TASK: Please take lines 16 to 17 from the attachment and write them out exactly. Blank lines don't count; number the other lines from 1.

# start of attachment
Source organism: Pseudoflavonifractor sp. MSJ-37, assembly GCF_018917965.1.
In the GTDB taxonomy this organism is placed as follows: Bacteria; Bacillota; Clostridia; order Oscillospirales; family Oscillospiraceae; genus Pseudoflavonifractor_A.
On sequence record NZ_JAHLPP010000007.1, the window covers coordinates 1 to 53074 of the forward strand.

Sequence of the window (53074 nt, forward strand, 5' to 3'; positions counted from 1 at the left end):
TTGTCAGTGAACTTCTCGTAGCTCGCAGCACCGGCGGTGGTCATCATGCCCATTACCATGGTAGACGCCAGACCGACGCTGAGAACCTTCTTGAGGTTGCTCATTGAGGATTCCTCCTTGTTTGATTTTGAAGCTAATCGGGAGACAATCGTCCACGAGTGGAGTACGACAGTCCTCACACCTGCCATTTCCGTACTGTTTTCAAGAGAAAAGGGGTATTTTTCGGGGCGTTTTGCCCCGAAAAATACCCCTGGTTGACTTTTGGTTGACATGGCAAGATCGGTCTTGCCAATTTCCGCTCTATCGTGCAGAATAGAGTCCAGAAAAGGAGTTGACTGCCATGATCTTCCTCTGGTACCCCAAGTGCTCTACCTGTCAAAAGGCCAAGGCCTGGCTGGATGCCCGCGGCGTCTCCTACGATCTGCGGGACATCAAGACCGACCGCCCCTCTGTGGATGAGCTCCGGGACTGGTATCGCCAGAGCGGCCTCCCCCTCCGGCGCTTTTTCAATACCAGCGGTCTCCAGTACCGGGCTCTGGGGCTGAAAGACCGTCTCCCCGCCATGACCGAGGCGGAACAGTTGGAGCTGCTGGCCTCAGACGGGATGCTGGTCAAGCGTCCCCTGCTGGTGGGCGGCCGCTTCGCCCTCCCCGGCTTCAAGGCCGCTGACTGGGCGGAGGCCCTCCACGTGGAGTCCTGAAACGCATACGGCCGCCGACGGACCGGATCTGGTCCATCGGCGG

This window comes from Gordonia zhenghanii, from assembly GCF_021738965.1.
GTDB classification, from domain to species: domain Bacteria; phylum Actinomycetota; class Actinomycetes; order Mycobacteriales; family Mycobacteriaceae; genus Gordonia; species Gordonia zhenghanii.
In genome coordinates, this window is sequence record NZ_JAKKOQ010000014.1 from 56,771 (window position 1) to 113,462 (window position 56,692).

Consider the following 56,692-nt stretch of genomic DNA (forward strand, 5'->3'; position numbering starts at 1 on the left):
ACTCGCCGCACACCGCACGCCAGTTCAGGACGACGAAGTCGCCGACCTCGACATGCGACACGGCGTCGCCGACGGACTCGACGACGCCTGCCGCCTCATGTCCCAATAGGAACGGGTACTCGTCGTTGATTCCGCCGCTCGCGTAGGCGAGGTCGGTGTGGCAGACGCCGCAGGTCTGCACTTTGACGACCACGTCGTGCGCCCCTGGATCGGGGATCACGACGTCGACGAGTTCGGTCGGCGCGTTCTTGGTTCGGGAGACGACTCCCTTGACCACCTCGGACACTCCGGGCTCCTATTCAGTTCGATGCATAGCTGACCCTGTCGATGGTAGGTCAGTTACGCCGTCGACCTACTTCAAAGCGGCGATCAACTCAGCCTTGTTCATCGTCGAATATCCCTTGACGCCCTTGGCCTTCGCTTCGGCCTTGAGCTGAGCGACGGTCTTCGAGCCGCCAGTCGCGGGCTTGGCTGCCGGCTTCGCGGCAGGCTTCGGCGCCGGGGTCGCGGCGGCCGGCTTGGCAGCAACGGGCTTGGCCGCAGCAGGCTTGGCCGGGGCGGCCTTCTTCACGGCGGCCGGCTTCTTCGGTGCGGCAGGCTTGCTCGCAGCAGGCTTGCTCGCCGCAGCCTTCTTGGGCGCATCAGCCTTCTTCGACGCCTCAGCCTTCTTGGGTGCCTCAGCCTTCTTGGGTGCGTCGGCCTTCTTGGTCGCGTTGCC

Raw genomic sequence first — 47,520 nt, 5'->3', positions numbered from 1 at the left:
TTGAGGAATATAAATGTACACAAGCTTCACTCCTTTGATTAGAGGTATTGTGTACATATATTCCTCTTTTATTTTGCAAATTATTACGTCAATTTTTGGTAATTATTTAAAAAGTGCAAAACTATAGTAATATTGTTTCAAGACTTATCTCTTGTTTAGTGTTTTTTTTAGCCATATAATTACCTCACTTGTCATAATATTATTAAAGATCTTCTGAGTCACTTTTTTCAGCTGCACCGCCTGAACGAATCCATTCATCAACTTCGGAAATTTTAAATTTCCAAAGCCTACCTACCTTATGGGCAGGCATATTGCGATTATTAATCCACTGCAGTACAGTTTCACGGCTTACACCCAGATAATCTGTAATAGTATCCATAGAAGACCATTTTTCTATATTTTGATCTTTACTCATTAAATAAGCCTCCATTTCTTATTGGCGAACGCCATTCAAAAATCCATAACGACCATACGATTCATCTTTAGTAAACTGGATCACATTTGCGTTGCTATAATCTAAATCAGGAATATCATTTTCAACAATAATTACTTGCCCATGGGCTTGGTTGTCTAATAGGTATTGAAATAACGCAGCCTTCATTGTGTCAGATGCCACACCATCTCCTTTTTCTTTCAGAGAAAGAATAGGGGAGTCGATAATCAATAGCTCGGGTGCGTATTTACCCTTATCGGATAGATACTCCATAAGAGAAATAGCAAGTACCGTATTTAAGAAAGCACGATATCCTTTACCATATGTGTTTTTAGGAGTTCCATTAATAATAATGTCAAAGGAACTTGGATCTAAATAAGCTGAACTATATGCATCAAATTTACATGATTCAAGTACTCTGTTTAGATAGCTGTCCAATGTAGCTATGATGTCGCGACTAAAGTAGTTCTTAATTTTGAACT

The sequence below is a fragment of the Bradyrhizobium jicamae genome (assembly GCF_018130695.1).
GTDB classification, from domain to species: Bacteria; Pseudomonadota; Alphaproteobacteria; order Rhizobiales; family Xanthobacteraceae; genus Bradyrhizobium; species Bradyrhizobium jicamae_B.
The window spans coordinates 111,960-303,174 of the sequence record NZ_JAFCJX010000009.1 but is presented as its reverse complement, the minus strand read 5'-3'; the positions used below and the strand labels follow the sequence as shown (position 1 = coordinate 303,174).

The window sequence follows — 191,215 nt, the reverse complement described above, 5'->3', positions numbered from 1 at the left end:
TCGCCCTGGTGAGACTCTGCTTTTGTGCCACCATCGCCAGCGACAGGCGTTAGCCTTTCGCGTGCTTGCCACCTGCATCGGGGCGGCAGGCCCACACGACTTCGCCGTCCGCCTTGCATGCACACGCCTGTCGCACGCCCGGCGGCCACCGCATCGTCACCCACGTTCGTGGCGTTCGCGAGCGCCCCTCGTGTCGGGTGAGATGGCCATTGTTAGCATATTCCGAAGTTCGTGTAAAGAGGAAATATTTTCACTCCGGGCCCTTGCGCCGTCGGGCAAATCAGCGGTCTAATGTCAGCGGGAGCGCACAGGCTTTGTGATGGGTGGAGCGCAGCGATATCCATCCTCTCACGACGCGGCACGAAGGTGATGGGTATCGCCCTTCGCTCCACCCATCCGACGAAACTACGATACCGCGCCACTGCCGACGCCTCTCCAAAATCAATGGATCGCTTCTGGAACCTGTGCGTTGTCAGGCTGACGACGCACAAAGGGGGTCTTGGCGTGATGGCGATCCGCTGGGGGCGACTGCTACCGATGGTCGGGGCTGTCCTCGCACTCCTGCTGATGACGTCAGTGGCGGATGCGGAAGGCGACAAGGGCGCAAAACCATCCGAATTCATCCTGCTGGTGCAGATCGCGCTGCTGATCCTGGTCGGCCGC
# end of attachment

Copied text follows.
The window sequence follows — 191,215 nt, the reverse complement described above, 5'->3', positions numbered from 1 at the left end:
TCGCCCTGGTGAGACTCTGCTTTTGTGCCACCATCGCCAGCGACAGGCGTTAGCCTTTCGCGTGCTTGCCACCTGCATCGGGGCGGCAGGCCCACACGACTTCGCCGTCCGCCTTGCATGCACACGCCTGTCGCACGCCCGGCGGCCACCGCATCGTCACCCACGTTCGTGGCGTTCGCGAGCGCCCCTCGTGTCGGGTGAGATGGCCATTGTTAGCATATTCCGAAGTTCGTGTAAAGAGGAAATATTTTCACTCCGGGCCCTTGCGCCGTCGGGCAAATCAGCGGTCTAATGTCAGCGGGAGCGCACAGGCTTTGTGATGGGTGGAGCGCAGCGATATCCATCCTCTCACGACGCGGCACGAAGGTGATGGGTATCGCCCTTCGCTCCACCCATCCGACGAAACTACGATACCGCGCCACTGCCGACGCCTCTCCAAAATCAATGGATCGCTTCTGGAACCTGTGCGTTGTCAGGCTGACGACGCACAAAGGGGGTCTTGGCGTGATGGCGATCCGCTGGGGGCGACTGCTACCGATGGTCGGGGCTGTCCTCGCACTCCTGCTGATGACGTCAGTGGCGGATGCGGAAGGCGACAAGGGCGCAAAACCATCCGAATTCATCCTGCTGGTGCAGATCGCGCTGCTGATCCTGGTCGGCCGC